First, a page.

Transitions in construction

Transitions in construction

Whatever you thought, think again.


Industry research and the hole in the wall

ResearchPosted by Dan Engström Thu, November 24, 2011 00:22:17

Industry research. It’s not the same as your regular research. You have a wall to overcome here.

You see, today I attended a meeting where we discussed the basic set-up of a project in support of industrial development for the manufacturing and engineering industry. Construction is fringe to say the least, but that’s actually the point. With our project-based logic, we have much to learn from taking a seat among the companies that make the products we use. The manufacturer of sinks and windows are very different from the contractor that puts them in. They’ve already made the transition into product-based logic, long ago. In terms of development of production, they have challenges in increasing efficiency and productivity, finding ways to prioritise both production and the development of production, and so on. Not us. We need to learn more on how to work with products, they need to learn how to improve their production. But we’re in the same project, dedicated to meeting the financer’s overall goal of increasing the rate of innovation in Swedish production.

Let me put this another way. We’re in a project that is financed with tax money because it supports a general aim relating to the industry as a whole, with manufacturing money because it will increase efficiency and with construction money because it will help us develop our product logic. It is run by researchers who need funding for learning the mechanisms of innovation so they can help other companies better. Yes, I am bantering. Trying to make a point here, OK? Bear with me. I’m saying that the different drivers in the project are not really compatible. So, are we doomed to fail at the wall?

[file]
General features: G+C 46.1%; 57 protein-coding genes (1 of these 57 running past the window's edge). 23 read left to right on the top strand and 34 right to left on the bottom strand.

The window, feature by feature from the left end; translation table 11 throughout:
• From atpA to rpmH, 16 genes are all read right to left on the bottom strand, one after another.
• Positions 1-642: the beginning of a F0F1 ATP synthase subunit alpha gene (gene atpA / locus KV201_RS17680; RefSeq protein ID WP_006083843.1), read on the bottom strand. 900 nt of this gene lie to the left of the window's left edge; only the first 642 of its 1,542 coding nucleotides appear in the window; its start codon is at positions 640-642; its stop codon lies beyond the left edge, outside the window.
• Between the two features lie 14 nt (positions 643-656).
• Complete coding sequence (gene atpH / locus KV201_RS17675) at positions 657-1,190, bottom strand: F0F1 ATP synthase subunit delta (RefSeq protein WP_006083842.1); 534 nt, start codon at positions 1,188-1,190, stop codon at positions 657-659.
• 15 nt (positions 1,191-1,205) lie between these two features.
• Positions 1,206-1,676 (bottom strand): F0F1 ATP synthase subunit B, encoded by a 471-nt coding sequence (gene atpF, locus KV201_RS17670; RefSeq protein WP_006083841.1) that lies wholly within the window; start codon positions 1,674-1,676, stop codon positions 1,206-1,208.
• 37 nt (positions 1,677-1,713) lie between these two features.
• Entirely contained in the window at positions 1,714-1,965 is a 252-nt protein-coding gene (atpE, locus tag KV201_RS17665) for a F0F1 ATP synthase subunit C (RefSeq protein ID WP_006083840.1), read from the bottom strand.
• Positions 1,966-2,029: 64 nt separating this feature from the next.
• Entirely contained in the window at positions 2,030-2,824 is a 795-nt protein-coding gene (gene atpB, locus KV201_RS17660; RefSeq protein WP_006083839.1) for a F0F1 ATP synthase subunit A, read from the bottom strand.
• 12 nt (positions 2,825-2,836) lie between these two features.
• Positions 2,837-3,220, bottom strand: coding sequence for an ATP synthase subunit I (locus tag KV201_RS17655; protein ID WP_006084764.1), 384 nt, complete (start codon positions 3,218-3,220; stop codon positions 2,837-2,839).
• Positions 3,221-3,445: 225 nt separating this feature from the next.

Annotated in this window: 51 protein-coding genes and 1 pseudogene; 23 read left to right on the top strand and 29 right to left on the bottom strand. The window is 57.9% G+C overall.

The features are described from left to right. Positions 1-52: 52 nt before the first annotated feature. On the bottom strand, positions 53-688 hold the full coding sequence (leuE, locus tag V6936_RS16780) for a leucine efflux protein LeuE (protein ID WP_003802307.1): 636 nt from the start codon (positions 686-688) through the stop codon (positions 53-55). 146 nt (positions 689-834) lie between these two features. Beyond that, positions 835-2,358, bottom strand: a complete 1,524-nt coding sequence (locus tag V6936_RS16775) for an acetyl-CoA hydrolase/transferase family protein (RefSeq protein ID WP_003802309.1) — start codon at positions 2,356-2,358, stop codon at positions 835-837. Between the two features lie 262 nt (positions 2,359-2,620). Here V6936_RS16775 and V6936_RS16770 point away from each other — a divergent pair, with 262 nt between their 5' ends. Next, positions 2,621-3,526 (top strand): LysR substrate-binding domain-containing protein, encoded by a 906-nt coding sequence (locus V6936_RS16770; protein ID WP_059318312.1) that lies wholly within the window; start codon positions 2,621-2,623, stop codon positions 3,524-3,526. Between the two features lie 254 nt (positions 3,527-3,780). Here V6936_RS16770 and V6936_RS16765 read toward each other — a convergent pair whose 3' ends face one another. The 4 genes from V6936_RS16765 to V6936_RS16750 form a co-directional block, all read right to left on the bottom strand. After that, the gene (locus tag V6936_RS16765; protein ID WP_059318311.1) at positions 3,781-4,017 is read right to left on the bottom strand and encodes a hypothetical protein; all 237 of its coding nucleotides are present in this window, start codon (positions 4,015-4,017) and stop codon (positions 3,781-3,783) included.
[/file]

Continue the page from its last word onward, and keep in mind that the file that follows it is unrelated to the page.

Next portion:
I think not. Much like Douglas Adam’s knack to flying (learning how to fall to the ground and miss) there is a knack to designing these projects. They’re industry research projects. I’ll wager that that’s not what most researchers are used to.

They’re not our projects. Read that again. Feel free to say it out loud as many times as it takes. They’re not ours. They. Are Not. Ours. We are not the point. In industrial research projects, the industry is the key. Researchers run it, but it is what the industry does that counts. Might as well face it guys, we researchers are Santa’s Little Helper here. Yeah yeah, we do our usual research bit: we observe, document, analyse, understand and describe the mechanisms of what went on. That's fine and dandy. But it’s only part of our job. Just as important is our job to design the project so that the industry is motivated to use it. Help them get inspired by the project and use project resources to do that little development that they’ve been talking about for a while. If they do, you have concrete actions thanks to the project and don’t even have to make up the demonstrators that financers are so keen to require nowadays. All you have to do then is document and lay the jigsaw puzzle the industry has handed you.

So what’s the knack? You’ve got that big grant from a government agency. They want you to save the jobs in your country, or something like it, something very generic. In order to get the grant, you promised you would achieve the impossible. You collected a handful of lose commitments of in-kind support from companies that are busy making money. They’re not interested in saving the national industry, they’re in it for the concrete, hands-on improvement of their business. So. You’re in charge, what do you do now?